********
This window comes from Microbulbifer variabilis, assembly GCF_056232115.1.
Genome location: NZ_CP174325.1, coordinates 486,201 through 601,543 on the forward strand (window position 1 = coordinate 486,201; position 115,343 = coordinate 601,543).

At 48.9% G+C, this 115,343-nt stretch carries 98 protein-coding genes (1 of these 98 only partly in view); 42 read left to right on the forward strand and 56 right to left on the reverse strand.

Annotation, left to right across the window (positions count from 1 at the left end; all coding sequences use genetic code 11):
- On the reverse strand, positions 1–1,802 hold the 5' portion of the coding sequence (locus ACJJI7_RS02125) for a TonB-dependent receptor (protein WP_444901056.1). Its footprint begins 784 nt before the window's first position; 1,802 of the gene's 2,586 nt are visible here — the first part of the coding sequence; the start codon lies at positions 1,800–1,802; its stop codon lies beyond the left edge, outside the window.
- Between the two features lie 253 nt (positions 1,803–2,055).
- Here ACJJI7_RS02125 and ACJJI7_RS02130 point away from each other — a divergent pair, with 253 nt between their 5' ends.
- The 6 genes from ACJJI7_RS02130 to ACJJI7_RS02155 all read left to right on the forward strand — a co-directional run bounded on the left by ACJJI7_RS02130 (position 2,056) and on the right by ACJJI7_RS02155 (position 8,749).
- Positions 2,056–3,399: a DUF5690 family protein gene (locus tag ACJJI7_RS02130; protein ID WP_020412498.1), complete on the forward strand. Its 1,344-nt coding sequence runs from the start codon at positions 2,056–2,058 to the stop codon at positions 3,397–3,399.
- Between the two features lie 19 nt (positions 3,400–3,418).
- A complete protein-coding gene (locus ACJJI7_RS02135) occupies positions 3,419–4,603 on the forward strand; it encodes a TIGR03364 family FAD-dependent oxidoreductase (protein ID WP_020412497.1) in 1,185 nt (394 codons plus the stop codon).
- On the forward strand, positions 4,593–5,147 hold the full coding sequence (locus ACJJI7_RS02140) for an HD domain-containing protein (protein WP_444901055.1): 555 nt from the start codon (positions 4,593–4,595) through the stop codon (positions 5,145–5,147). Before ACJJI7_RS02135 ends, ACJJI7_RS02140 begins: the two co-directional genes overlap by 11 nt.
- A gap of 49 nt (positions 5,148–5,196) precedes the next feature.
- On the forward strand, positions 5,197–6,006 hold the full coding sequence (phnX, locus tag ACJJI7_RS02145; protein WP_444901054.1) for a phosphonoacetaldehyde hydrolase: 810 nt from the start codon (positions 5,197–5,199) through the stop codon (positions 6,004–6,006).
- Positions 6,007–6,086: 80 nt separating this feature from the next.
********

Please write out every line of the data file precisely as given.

This window comes from Microbulbifer variabilis, assembly GCF_056232115.1.
Genome location: NZ_CP174325.1, coordinates 486,201 through 601,543 on the forward strand (window position 1 = coordinate 486,201; position 115,343 = coordinate 601,543).

At 48.9% G+C, this 115,343-nt stretch carries 98 protein-coding genes (1 of these 98 only partly in view); 42 read left to right on the forward strand and 56 right to left on the reverse strand.

Annotation, left to right across the window (positions count from 1 at the left end; all coding sequences use genetic code 11):
- On the reverse strand, positions 1–1,802 hold the 5' portion of the coding sequence (locus ACJJI7_RS02125) for a TonB-dependent receptor (protein WP_444901056.1). Its footprint begins 784 nt before the window's first position; 1,802 of the gene's 2,586 nt are visible here — the first part of the coding sequence; the start codon lies at positions 1,800–1,802; its stop codon lies beyond the left edge, outside the window.
- Between the two features lie 253 nt (positions 1,803–2,055).
- Here ACJJI7_RS02125 and ACJJI7_RS02130 point away from each other — a divergent pair, with 253 nt between their 5' ends.
- The 6 genes from ACJJI7_RS02130 to ACJJI7_RS02155 all read left to right on the forward strand — a co-directional run bounded on the left by ACJJI7_RS02130 (position 2,056) and on the right by ACJJI7_RS02155 (position 8,749).
- Positions 2,056–3,399: a DUF5690 family protein gene (locus tag ACJJI7_RS02130; protein ID WP_020412498.1), complete on the forward strand. Its 1,344-nt coding sequence runs from the start codon at positions 2,056–2,058 to the stop codon at positions 3,397–3,399.
- Between the two features lie 19 nt (positions 3,400–3,418).
- A complete protein-coding gene (locus ACJJI7_RS02135) occupies positions 3,419–4,603 on the forward strand; it encodes a TIGR03364 family FAD-dependent oxidoreductase (protein ID WP_020412497.1) in 1,185 nt (394 codons plus the stop codon).
- On the forward strand, positions 4,593–5,147 hold the full coding sequence (locus ACJJI7_RS02140) for an HD domain-containing protein (protein WP_444901055.1): 555 nt from the start codon (positions 4,593–4,595) through the stop codon (positions 5,145–5,147). Before ACJJI7_RS02135 ends, ACJJI7_RS02140 begins: the two co-directional genes overlap by 11 nt.
- A gap of 49 nt (positions 5,148–5,196) precedes the next feature.
- On the forward strand, positions 5,197–6,006 hold the full coding sequence (phnX, locus tag ACJJI7_RS02145; protein WP_444901054.1) for a phosphonoacetaldehyde hydrolase: 810 nt from the start codon (positions 5,197–5,199) through the stop codon (positions 6,004–6,006).
- Positions 6,007–6,086: 80 nt separating this feature from the next.